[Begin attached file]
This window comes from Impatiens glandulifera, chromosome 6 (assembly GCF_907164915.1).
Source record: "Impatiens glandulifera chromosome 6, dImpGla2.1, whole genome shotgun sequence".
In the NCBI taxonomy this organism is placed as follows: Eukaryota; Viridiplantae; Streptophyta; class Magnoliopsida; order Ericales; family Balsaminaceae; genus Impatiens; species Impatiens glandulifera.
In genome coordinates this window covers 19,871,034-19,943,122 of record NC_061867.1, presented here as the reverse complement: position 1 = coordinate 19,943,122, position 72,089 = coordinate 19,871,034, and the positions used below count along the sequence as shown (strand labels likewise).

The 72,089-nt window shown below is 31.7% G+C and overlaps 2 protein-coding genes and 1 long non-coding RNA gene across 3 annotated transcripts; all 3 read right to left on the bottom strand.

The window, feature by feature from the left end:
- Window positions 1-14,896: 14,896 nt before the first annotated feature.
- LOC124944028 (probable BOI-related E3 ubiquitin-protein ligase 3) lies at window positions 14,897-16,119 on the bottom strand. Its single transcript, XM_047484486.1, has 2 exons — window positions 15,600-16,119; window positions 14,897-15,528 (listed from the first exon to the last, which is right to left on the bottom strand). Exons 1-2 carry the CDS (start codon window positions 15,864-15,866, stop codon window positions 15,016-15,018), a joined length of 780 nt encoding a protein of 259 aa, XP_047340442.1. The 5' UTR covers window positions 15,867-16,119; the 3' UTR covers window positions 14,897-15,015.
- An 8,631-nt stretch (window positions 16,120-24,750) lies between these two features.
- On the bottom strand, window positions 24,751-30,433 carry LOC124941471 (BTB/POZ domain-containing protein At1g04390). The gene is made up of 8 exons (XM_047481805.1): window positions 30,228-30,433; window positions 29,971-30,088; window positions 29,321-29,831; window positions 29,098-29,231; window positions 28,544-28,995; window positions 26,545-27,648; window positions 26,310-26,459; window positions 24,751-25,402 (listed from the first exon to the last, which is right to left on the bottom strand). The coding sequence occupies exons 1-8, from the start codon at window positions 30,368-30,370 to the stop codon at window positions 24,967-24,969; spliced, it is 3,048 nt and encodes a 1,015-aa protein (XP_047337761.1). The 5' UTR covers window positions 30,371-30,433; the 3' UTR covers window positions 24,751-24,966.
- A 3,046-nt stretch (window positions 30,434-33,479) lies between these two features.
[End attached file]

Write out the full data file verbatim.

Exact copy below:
This window comes from Impatiens glandulifera, chromosome 6 (assembly GCF_907164915.1).
Source record: "Impatiens glandulifera chromosome 6, dImpGla2.1, whole genome shotgun sequence".
In the NCBI taxonomy this organism is placed as follows: Eukaryota; Viridiplantae; Streptophyta; class Magnoliopsida; order Ericales; family Balsaminaceae; genus Impatiens; species Impatiens glandulifera.
In genome coordinates this window covers 19,871,034-19,943,122 of record NC_061867.1, presented here as the reverse complement: position 1 = coordinate 19,943,122, position 72,089 = coordinate 19,871,034, and the positions used below count along the sequence as shown (strand labels likewise).

The 72,089-nt window shown below is 31.7% G+C and overlaps 2 protein-coding genes and 1 long non-coding RNA gene across 3 annotated transcripts; all 3 read right to left on the bottom strand.

The window, feature by feature from the left end:
- Window positions 1-14,896: 14,896 nt before the first annotated feature.
- LOC124944028 (probable BOI-related E3 ubiquitin-protein ligase 3) lies at window positions 14,897-16,119 on the bottom strand. Its single transcript, XM_047484486.1, has 2 exons — window positions 15,600-16,119; window positions 14,897-15,528 (listed from the first exon to the last, which is right to left on the bottom strand). Exons 1-2 carry the CDS (start codon window positions 15,864-15,866, stop codon window positions 15,016-15,018), a joined length of 780 nt encoding a protein of 259 aa, XP_047340442.1. The 5' UTR covers window positions 15,867-16,119; the 3' UTR covers window positions 14,897-15,015.
- An 8,631-nt stretch (window positions 16,120-24,750) lies between these two features.
- On the bottom strand, window positions 24,751-30,433 carry LOC124941471 (BTB/POZ domain-containing protein At1g04390). The gene is made up of 8 exons (XM_047481805.1): window positions 30,228-30,433; window positions 29,971-30,088; window positions 29,321-29,831; window positions 29,098-29,231; window positions 28,544-28,995; window positions 26,545-27,648; window positions 26,310-26,459; window positions 24,751-25,402 (listed from the first exon to the last, which is right to left on the bottom strand). The coding sequence occupies exons 1-8, from the start codon at window positions 30,368-30,370 to the stop codon at window positions 24,967-24,969; spliced, it is 3,048 nt and encodes a 1,015-aa protein (XP_047337761.1). The 5' UTR covers window positions 30,371-30,433; the 3' UTR covers window positions 24,751-24,966.
- A 3,046-nt stretch (window positions 30,434-33,479) lies between these two features.